The year 2016 ended with hemorrhagic stroke in the mainstream news around the world. Most of you have already heard the story of Carrie Fisher and Debbie Reynolds at this point – a daughter’s unexpected death followed by the surprise of her mother’s passing within a day.
Patients frequently ask me if stress can cause stroke, and many younger adults report that at the time they sustained their strokes, they were under a great deal of either professional or personal (or both) stress. When I was training to become a physician, I asked this question, and was told that there was no definitive evidence linking stress to stroke. Over the years, though, I question this for a number of reasons.
First of all, studying stress is more challenging than studying diabetes or high cholesterol, where there are reliable lab values that can be tracked. Some studies follow levels of cortisol, a hormone released by the adrenal glands, but cortisol levels do not necessarily reflect the degree of stress that patients subjectively report experiencing. Also, an individual may report severe levels of stress on a questionnaire in response to what may seem to be a relatively benign situation, while another could claim to have “mild” stress during a period of great hardship. Patients can underreport their levels of stress too.
Okay, so if we can’t easily study stress, what does that mean in terms of whether it is associated with stroke risk? It is probably worth deciphering the downstream effects of stress that can be measured to answer this question.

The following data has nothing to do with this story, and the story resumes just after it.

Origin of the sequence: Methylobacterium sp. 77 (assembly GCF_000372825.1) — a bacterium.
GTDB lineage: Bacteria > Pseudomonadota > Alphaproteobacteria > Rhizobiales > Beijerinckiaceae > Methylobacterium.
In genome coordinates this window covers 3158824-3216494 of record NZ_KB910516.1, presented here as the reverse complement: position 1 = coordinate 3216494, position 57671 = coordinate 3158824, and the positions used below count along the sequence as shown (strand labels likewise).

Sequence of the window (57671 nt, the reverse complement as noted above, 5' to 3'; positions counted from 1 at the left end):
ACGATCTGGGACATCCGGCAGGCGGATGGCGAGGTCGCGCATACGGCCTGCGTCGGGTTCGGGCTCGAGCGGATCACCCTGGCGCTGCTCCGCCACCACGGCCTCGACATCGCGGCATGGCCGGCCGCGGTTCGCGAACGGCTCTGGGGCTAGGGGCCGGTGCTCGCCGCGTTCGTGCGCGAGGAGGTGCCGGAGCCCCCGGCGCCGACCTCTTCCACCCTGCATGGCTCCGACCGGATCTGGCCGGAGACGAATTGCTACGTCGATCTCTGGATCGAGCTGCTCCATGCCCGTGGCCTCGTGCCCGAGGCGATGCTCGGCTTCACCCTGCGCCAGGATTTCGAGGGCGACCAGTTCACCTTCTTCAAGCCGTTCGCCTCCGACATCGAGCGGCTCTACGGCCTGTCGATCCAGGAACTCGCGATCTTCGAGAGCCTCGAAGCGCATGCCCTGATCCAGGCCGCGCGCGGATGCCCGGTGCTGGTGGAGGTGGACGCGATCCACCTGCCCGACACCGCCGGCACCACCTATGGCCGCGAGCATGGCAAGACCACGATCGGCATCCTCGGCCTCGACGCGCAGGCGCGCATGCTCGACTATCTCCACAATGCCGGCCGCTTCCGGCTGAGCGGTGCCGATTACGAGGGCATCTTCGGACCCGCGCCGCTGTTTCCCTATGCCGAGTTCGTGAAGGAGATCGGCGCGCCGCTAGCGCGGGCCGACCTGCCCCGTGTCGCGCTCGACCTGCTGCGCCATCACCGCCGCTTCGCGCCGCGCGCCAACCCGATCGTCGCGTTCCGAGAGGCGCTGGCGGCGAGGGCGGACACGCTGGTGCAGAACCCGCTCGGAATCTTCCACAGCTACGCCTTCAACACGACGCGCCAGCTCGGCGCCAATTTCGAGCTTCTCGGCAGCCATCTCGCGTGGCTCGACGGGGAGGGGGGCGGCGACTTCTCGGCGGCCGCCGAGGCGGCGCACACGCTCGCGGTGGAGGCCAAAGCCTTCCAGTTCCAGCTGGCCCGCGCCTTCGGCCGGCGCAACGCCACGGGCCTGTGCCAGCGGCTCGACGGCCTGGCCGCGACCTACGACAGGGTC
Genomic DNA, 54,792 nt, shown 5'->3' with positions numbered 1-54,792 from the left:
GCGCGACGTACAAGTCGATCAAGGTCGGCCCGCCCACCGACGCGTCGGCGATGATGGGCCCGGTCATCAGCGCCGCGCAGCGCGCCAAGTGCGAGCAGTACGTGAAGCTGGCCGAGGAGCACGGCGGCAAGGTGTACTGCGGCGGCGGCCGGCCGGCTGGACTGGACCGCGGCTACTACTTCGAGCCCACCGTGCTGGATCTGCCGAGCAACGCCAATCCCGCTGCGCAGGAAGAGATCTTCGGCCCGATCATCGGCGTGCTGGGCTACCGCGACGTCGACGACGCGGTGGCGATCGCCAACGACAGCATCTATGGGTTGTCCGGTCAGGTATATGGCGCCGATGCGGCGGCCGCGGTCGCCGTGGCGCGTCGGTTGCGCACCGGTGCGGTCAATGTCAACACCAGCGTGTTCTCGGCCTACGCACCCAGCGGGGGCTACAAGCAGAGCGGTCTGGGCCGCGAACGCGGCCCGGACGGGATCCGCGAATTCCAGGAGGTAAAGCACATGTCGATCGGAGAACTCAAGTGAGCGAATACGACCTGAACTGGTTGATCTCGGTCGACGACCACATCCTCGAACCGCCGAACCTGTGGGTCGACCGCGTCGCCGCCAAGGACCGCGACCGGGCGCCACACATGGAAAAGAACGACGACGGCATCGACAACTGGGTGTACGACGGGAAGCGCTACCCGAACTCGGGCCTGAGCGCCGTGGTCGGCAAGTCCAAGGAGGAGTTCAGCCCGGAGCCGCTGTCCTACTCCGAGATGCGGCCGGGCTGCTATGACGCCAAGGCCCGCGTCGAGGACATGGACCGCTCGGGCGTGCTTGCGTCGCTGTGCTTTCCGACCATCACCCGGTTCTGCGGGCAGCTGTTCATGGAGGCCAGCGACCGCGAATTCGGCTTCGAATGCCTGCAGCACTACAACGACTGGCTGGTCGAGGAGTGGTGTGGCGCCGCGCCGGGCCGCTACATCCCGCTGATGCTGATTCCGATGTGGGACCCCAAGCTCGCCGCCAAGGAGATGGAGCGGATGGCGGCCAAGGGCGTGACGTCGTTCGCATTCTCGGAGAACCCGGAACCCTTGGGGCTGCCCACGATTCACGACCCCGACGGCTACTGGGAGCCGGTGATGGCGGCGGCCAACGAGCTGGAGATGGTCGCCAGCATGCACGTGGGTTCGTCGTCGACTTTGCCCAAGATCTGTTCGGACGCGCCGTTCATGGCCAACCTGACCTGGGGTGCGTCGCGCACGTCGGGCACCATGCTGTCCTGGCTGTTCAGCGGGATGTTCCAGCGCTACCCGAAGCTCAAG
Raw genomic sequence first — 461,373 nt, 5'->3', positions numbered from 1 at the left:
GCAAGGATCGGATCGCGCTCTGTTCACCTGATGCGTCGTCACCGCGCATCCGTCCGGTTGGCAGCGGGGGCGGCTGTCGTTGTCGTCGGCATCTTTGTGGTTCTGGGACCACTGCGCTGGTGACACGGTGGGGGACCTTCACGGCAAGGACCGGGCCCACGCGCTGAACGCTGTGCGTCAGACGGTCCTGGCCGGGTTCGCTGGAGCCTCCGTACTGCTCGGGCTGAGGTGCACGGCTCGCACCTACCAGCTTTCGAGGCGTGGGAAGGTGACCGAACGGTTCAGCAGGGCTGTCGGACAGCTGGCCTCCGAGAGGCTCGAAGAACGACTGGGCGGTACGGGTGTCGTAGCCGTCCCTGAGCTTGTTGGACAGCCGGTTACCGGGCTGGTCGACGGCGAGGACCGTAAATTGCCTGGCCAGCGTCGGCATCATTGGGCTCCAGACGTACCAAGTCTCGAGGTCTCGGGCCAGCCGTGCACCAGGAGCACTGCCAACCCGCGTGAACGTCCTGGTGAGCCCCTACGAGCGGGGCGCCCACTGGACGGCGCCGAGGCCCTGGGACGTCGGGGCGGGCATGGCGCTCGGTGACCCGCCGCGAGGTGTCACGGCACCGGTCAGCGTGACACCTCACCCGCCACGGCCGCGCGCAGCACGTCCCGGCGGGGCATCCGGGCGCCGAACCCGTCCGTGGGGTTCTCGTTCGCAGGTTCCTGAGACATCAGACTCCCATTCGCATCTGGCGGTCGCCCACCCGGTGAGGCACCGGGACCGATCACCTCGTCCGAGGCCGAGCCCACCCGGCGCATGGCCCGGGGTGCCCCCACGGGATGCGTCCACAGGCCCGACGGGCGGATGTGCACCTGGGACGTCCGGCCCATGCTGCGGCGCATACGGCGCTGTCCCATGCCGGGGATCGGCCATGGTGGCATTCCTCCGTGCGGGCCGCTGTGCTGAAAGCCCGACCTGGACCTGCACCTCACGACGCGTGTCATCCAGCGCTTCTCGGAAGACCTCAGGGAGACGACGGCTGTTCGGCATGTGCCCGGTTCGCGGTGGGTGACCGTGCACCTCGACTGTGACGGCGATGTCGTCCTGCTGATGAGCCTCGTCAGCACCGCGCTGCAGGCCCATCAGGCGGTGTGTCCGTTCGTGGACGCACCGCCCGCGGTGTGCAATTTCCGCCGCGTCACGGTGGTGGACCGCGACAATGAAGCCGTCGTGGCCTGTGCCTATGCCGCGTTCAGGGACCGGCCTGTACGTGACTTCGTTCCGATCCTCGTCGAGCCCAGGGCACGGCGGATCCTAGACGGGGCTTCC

I tell patients that stress can send blood pressure surging, and high blood pressure is a risk factor for stroke. With the release of cortisol during stressful periods, this can result in an increase in blood sugar levels (glucose), and if prolonged could theoretically lead to the development of insulin resistance and/or diabetes. Stress causes sleep disruption, and insomnia can place patients at risk for health complications. So does stress cause stroke? I would say that if an ongoing level of stress that continuously leads to stroke risk factors is present, then perhaps it can.
Back to Debbie Reynolds now. There is stress, and then there is distress. To the best of my knowledge, she was not living with chronic stress, but endured a sudden, unexpected, severe form of emotional distress with the news of her daughter’s unanticipated death. I was not surprised when her death certificate revealed her cause of death as “intracerebral hemorrhage” (bleeding within the brain). I have met patients who have collapsed into unconsciousness with these hemorrhages when receiving intensely upsetting news, such as the unexpected death of a loved one, or notification of eviction from their homes. I suspect there is a sudden increase in catecholamine levels (stress hormones released as part of our fight-or-flight responses), causing a spike in blood pressure, and the rupture of a small artery in the brain under such pressure. It is difficult to study hormonally what is occurring during a time of such intense emotional distress just prior to an intracerebral hemorrhage though.